Last modified: 2005-04-09 by
Keywords: diego garcia | limuria | chagos islands | diego | tree | chagos | palm | british indian ocean territory | crown | limuria | peaks of limuria |
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ISO Code: IO IOT 086 (Diego Garcia has a reserved code of DG DGA)
FIPS 10-4 Code: IO
MARC Code: bi
IOC Code: Not Applicable
Status: territory of the United Kingdom
British dependency, with an important U.S. military base. Is formed by the Chagos Islands (Diego Garcia, Peros Banhos, etc...) in the middle of the Indian Ocean.
Jaume Ollé, 9 June 1996
The territory was established on 8 November 1965 by the amalgamation of the Aldabra, Farquhar and Desroches islands (formerly part of the Seychelles) and the Chagos Archipelago (formerly from Mauritius. On 29 June 1976 the former Seychelles islands were retroceded to the Seychelles and were called there 'ZIL ELOIGNE SESEL'.
Herman De Wael, 24 May 1997
According to the Foreign and Commonwealth Office:
British Indian Ocean Territory (BIOT) lies about 1770 km east of Mahe (the main island of the Seychelles). The territory, an archipelago of 55 islands, covers some 54,400 sq km of ocean. The islands have a land area of only 60 sq km and 698 km of coastline. Diego Garcia, the largest and most southerly island, is 44 sq km. The climate is hot, humid and moderated by trade winds. The terrain is flat and low and most areas do not exceed two metres in elevation.
The Chagos islands were first discovered, uninhabited, in the 16th century.
The French assumed sovereignty in the late 18th century and began to exploit them for copra, originally employing slave labour. By then, the Indian Ocean and its African, Arabian and Indian coasts had become a centre of rivalry between the Dutch, French and British East India companies for dominance over the spice trade and over the routes to India and the Far East. France, which had already colonised Réunion in the middle of the seventeenth century, claimed Mauritius in 1775, having sent its first settlers there in 1772; it subsequently took possession of the Seychelles group and the islands of the Chagos Archipelago. (Although the latter were not commercially important, they had strategic value because of their position astride the trade routes.)
During the Napoleonic wars Britain captured Mauritius and Réunion from the French. Under the treaty of Paris in 1814, Britain restored Réunion to France, and France ceded to Britain Mauritius and its dependencies, which comprised Seychelles and various other islands, including the Chagos Archipelago. All these dependencies continued to be administered from Mauritius until 1903, when the Seychelles group was detached to form a separate Crown Colony. The Chagos islands continued to be administered as a dependency of Mauritius until, with the full agreement of the Mauritius Council of Ministers, they were detached to become part of the British Indian Ocean Territory in 1965. At the same time Britain paid a grant of £3 million to Mauritius in consideration of the detachment of the Chagos islands.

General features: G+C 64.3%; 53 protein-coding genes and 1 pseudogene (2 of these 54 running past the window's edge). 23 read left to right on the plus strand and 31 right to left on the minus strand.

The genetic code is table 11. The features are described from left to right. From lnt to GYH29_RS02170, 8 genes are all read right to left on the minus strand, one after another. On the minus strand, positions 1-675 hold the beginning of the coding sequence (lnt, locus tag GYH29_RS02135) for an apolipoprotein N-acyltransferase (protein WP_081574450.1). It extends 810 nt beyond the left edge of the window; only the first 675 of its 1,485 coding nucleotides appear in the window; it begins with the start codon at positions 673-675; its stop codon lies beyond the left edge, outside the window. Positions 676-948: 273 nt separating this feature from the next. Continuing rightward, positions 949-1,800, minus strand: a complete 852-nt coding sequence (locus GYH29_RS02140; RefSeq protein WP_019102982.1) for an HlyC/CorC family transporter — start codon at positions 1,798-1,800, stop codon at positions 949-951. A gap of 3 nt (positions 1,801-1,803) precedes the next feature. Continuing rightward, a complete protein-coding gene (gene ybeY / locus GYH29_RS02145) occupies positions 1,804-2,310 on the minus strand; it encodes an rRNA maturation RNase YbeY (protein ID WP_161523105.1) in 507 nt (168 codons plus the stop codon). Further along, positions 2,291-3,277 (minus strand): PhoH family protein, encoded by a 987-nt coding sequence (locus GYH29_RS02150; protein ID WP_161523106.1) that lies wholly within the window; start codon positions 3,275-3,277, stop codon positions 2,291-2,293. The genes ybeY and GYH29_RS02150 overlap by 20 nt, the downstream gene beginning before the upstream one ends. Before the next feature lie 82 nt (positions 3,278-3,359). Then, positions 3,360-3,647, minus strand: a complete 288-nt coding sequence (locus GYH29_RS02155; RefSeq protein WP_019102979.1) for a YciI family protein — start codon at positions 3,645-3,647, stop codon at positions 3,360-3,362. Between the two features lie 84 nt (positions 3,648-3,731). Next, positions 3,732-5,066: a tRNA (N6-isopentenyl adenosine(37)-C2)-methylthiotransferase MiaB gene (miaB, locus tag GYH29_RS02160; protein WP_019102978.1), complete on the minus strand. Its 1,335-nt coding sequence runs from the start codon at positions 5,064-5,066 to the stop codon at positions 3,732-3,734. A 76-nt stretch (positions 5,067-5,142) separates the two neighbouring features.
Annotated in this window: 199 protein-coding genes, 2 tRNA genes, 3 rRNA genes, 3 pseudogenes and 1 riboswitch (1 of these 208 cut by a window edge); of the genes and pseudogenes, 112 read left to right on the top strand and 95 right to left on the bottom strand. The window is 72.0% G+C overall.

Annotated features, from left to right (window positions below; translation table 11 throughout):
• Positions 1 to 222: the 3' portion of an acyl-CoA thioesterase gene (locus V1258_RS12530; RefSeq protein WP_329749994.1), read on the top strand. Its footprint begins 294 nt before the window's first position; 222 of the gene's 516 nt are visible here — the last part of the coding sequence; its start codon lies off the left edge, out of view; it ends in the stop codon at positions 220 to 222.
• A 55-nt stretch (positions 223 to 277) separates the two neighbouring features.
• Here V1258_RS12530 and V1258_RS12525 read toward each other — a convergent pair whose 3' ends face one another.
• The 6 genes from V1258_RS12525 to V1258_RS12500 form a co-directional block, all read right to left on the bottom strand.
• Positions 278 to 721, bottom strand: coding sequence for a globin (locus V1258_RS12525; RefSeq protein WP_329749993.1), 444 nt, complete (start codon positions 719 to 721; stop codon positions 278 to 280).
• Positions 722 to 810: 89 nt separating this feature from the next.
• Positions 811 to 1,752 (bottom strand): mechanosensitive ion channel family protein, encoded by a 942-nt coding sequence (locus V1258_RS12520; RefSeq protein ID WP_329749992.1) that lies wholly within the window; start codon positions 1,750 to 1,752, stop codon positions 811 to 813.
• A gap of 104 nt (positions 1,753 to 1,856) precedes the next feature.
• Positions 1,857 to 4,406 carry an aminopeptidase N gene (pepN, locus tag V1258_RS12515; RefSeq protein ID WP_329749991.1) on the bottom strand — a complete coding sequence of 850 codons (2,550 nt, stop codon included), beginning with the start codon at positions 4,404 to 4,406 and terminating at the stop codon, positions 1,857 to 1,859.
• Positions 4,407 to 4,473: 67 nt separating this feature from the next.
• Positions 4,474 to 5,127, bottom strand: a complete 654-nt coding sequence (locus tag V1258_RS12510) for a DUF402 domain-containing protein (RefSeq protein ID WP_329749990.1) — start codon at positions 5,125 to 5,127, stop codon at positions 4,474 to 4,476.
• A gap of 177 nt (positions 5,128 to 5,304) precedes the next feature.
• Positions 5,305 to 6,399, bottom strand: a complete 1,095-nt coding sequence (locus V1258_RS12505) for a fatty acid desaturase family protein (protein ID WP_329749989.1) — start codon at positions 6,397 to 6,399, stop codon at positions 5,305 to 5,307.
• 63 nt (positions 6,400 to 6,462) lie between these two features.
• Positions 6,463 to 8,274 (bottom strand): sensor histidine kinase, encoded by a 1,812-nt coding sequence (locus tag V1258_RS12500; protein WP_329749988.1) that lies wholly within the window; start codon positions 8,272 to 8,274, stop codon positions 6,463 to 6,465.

After the British Indian Ocean Territory had been created, the UK Government gave Mauritius an undertaking to cede the Chagos islands to Mauritius when they were no longer required for defence purposes. However, since the 1980s, successive Mauritian governments have asserted a sovereignty claim to the islands, arguing that they were detached illegally.
The territory is overseen by a Commissioner and Administrator who are based in London. The Commissioner's Representative in the BIOT is the commanding officer of the British Royal Navy Party at Diego Garcia and who serves as the Justice of the Peace.
In 2001, the population consisted of 1,500 military personnel and 2,000 civilian contractors.
There is a flag, only used by the commissioner. It has wavy lines of blue and white instead of the blue background of the Blue Ensign; the Union Jack in the canton; and a palm tree with a crown in the fly. Curiously, this flag, as it appears in my Crampton's Observers Book of Flags [cra90], has the proportions of 2:3 instead of 1:2.
Pascal Vagnat, 1 March 1996
Strictly speaking this is just the flag of the commissioner, the lone British official who keeps up the pretence that the British Indian Ocean Territory is anything other than an American base. Because the flag is rather unlike the usual British colonial pattern, it would not surprise me if it's an unofficial local creation that has since been ratified (it was formally adopted in 1990), especially as it's for use on land only.
Roy Stilling, 21 November 1996
The coat of arms of [British Indian Ocean Territory] shows the motto of "IN TUTELA NOSTRA LIMURIA" in some book and another shows the motto of "PEAKS OF LIMURIA". Which one is correct? And what is the meaning of the motto (Latin?)
Nozomi Kariyasu, 17 August 2002
"In tutela nostra Limuria" means "Limuria is in our charge" - Limuria is to the Indian Ocean as Atlantis is to the Atlantic Ocean - the lost continent. The Peaks of Limuria refer to the same mythical continent.
Rob Raeside, 20 August 2002